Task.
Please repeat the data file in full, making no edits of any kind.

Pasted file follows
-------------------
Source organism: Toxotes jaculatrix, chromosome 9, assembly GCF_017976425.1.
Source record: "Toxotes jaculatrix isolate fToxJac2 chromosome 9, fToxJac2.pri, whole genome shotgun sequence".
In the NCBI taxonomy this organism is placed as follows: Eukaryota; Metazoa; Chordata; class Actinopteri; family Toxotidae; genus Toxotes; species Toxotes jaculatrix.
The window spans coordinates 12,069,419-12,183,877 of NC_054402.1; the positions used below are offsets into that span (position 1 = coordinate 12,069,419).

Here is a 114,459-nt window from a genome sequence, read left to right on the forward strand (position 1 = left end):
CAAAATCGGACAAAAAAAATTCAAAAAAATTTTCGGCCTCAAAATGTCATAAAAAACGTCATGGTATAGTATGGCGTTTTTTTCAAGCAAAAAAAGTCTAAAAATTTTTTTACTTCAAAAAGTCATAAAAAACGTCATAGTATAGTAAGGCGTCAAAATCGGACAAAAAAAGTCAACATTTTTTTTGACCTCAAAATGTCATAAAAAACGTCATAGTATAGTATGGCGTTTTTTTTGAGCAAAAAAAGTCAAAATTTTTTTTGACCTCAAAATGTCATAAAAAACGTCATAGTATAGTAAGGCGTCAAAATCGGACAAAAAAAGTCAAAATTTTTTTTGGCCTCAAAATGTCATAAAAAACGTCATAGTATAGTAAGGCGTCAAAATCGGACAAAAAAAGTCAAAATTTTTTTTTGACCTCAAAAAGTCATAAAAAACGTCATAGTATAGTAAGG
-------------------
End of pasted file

Source organism: Toxotes jaculatrix, chromosome 9, assembly GCF_017976425.1.
Source record: "Toxotes jaculatrix isolate fToxJac2 chromosome 9, fToxJac2.pri, whole genome shotgun sequence".
In the NCBI taxonomy this organism is placed as follows: Eukaryota; Metazoa; Chordata; class Actinopteri; family Toxotidae; genus Toxotes; species Toxotes jaculatrix.
The window spans coordinates 12,069,419-12,183,877 of NC_054402.1; the positions used below are offsets into that span (position 1 = coordinate 12,069,419).

Here is a 114,459-nt window from a genome sequence, read left to right on the forward strand (position 1 = left end):
CAAAATCGGACAAAAAAAATTCAAAAAAATTTTCGGCCTCAAAATGTCATAAAAAACGTCATGGTATAGTATGGCGTTTTTTTCAAGCAAAAAAAGTCTAAAAATTTTTTTACTTCAAAAAGTCATAAAAAACGTCATAGTATAGTAAGGCGTCAAAATCGGACAAAAAAAGTCAACATTTTTTTTGACCTCAAAATGTCATAAAAAACGTCATAGTATAGTATGGCGTTTTTTTTGAGCAAAAAAAGTCAAAATTTTTTTTGACCTCAAAATGTCATAAAAAACGTCATAGTATAGTAAGGCGTCAAAATCGGACAAAAAAAGTCAAAATTTTTTTTGGCCTCAAAATGTCATAAAAAACGTCATAGTATAGTAAGGCGTCAAAATCGGACAAAAAAAGTCAAAATTTTTTTTTGACCTCAAAAAGTCATAAAAAACGTCATAGTATAGTAAGG